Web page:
Materials

Name Company Catalog Number Comments
Animal Preparation
Sprague Dawley Rats Charles River Laboratories SAS SD 40
Name Company Catalog Number Comments
Microdialysis Guide Cannula Implantation Surgery
Ketamine Hydrochloride (100 mg/ml) Bioniche 1989529
Xylazine Hydrochloride (100 mg/ml) Bimeda 8XYL004C
Solution of Chlorhexidine Gluconate 2% and Isopropyl Alcohol 2% Carefusion 260100C
Lidocaine Hydrochloride Alveda Pharma 0122AG01
Bupivacaine Hydrochloride Hospira 1559
Ophthalmic Ointment Baussh and Lomb inc. 2125706
Stereotaxic Frame Stoelting 51600
Stereotaxic Cannula Holder Arm Harvard Apparatus 72-4837
Drill Dremel 8050-N/18
Suture Thread Coated Vicryl Rapide 4-0 Ethicon VR2297
Dental Acrylic Cement Harvard Apparatus 72-6906
Screws JI Morris Company P0090CE125
Isoflurane Baxter CA2L9100
Cannula Gauge 20 10.55mm HRS Scientific C311G/SPC
Dummy-Cannula 10.55mm HRS Scientific C311DC/1/SPC
Name Company Catalog Number Comments
Microdialysis Procedure
CMA 402 Syringe Pump Harvard Apparatus Canada CMA-8003110
Microsyringe 2.5ml Glass Harvard Apparatus Canada CMA-8309021
Syringe Clip Medium For 1-2.5ml Harvard Apparatus Canada CMA-3408310
Low-Torque Dual Channel Quartz-Lined Swivel Instech Laboratories Inc. 375/D/22QM
GSC Cast Iron Support Ring Stand Fisher Scientifique S13748
Fisherbrand Castaloy Adjustable-Angle Clamps Fisher Scientifique 05769Q
NaHCO3 Sodium Bicarbonate Sigma-Aldrich Canada S5761-500G For Artificial Cerebrospinal Fluid (aCSF)
MgCl2 Magnesium Chloride Sigma-Aldrich Canada M8266-100G For Artificial Cerebrospinal Fluid (aCSF)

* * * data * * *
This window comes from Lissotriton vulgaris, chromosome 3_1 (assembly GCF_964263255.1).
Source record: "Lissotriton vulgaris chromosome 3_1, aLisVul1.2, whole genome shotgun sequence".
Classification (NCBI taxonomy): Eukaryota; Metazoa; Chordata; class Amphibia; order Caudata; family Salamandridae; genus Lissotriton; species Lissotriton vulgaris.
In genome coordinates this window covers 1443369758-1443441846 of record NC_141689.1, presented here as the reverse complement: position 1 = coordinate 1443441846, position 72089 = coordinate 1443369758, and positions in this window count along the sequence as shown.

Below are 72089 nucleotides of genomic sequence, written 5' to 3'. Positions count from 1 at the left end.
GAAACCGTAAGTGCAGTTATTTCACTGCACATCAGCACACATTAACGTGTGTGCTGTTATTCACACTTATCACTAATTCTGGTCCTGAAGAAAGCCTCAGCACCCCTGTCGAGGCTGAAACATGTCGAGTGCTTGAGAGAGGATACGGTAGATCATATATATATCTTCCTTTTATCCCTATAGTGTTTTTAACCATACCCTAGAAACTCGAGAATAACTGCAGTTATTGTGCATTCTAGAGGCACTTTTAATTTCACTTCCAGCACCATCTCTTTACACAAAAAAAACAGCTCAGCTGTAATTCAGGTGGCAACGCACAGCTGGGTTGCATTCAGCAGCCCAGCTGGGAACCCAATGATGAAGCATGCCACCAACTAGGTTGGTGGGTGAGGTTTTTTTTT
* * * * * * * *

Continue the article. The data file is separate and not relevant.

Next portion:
NaCl Sodium Chloride Sigma-Aldrich Canada S7653-1KG For Artificial Cerebrospinal Fluid (aCSF)
L-Ascorbic Acid Sigma-Aldrich Canada A5960-25G For Artificial Cerebrospinal Fluid (aCSF)
KCl Potassium Chloride Sigma-Aldrich Canada P9333-500G For Artificial Cerebrospinal Fluid (aCSF)
NaH2PO4 Sodium Phosphate Monobasic Sigma-Aldrich Canada S0751-1KG For Artificial Cerebrospinal Fluid (aCSF)
CaCl2 Calcium Chloride Sigma-Aldrich Canada 383147-100G For Artificial Cerebrospinal Fluid (aCSF)
Lighter Canadian Tire For Laboratory Constructed Probes / Available at most hardware stores
Epoxy Glue Canadian Tire For Laboratory Constructed Probes / Available at most hardware stores
Super Glue Gel Canadian Tire For Laboratory Constructed Probes / Available at most hardware stores
Heat Shrink Tube 0.063" Inner Diameter Gardner Bender Canadian Tire For Laboratory Constructed Probes / Available at most hardware stores
Cut-Off Wheels Dremel #409 Canadian Tire For Laboratory Constructed Probes / Available at most hardware stores
BD Needle 26 Gauge 0.5 Inch PrecisionGlide Sterile 305111 Fisher Scientifique 14-826-15 For Laboratory Constructed Probes
BD Needle 21 Gauge 1.5 Inch PrecisionGlide Sterile 305167 Fisher Scientifique 14-826-5B For Laboratory Constructed Probes
26G Stainless Steel Tubing One Foot HRS Scientific SST-26/FT For Laboratory Constructed Probes
Polyethylene Tubing PE/20 .024" OD X .015" ID HRS Scientific C315CT For Laboratory Constructed Probes
Polyethylene Tubing PE/10 .024" OD X .011" ID HRS Scientific C314CT For Laboratory Constructed Probes
Polyethylene Tubing PE/50 .038" OD X .023" ID HRS Scientific C313CT For Laboratory Constructed Probes
30S WIRE ST.ST 0.008X 1’ Long HRS Scientific 008BSH/30S For Laboratory Constructed Probes
Polymicro Technologies Flexible Fused Silica Capillary Tubing Inner Diameter 50µm, Outer Diameter 150µm Molex LLC Polymicro Technologies 106815-0015 For Laboratory Constructed Probes